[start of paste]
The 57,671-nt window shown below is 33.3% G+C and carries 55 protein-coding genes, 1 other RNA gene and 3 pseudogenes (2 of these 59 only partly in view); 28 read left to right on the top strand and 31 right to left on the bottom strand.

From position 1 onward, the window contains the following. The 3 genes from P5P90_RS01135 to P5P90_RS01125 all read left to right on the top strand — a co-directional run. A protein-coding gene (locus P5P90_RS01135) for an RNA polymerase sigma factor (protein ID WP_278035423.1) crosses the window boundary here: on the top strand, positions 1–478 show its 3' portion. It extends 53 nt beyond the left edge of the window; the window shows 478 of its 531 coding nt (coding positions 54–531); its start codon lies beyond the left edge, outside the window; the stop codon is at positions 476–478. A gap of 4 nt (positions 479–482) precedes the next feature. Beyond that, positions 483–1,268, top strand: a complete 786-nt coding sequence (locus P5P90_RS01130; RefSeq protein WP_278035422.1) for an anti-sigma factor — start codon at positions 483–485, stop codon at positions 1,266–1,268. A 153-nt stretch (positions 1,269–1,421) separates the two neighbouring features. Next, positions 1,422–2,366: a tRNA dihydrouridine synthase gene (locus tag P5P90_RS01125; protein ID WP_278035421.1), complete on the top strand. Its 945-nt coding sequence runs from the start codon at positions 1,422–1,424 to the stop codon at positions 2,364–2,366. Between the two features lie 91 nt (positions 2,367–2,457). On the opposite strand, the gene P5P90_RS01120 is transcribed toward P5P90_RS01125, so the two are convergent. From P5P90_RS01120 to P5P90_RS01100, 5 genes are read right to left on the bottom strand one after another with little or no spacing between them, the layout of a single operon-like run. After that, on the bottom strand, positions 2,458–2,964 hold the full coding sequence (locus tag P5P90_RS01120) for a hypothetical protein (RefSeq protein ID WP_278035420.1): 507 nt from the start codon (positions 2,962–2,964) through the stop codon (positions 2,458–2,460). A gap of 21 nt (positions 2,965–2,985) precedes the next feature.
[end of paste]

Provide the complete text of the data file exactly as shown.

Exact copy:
The 57,671-nt window shown below is 33.3% G+C and carries 55 protein-coding genes, 1 other RNA gene and 3 pseudogenes (2 of these 59 only partly in view); 28 read left to right on the top strand and 31 right to left on the bottom strand.

From position 1 onward, the window contains the following. The 3 genes from P5P90_RS01135 to P5P90_RS01125 all read left to right on the top strand — a co-directional run. A protein-coding gene (locus P5P90_RS01135) for an RNA polymerase sigma factor (protein ID WP_278035423.1) crosses the window boundary here: on the top strand, positions 1–478 show its 3' portion. It extends 53 nt beyond the left edge of the window; the window shows 478 of its 531 coding nt (coding positions 54–531); its start codon lies beyond the left edge, outside the window; the stop codon is at positions 476–478. A gap of 4 nt (positions 479–482) precedes the next feature. Beyond that, positions 483–1,268, top strand: a complete 786-nt coding sequence (locus P5P90_RS01130; RefSeq protein WP_278035422.1) for an anti-sigma factor — start codon at positions 483–485, stop codon at positions 1,266–1,268. A 153-nt stretch (positions 1,269–1,421) separates the two neighbouring features. Next, positions 1,422–2,366: a tRNA dihydrouridine synthase gene (locus tag P5P90_RS01125; protein ID WP_278035421.1), complete on the top strand. Its 945-nt coding sequence runs from the start codon at positions 1,422–1,424 to the stop codon at positions 2,364–2,366. Between the two features lie 91 nt (positions 2,367–2,457). On the opposite strand, the gene P5P90_RS01120 is transcribed toward P5P90_RS01125, so the two are convergent. From P5P90_RS01120 to P5P90_RS01100, 5 genes are read right to left on the bottom strand one after another with little or no spacing between them, the layout of a single operon-like run. After that, on the bottom strand, positions 2,458–2,964 hold the full coding sequence (locus tag P5P90_RS01120) for a hypothetical protein (RefSeq protein ID WP_278035420.1): 507 nt from the start codon (positions 2,962–2,964) through the stop codon (positions 2,458–2,460). A gap of 21 nt (positions 2,965–2,985) precedes the next feature.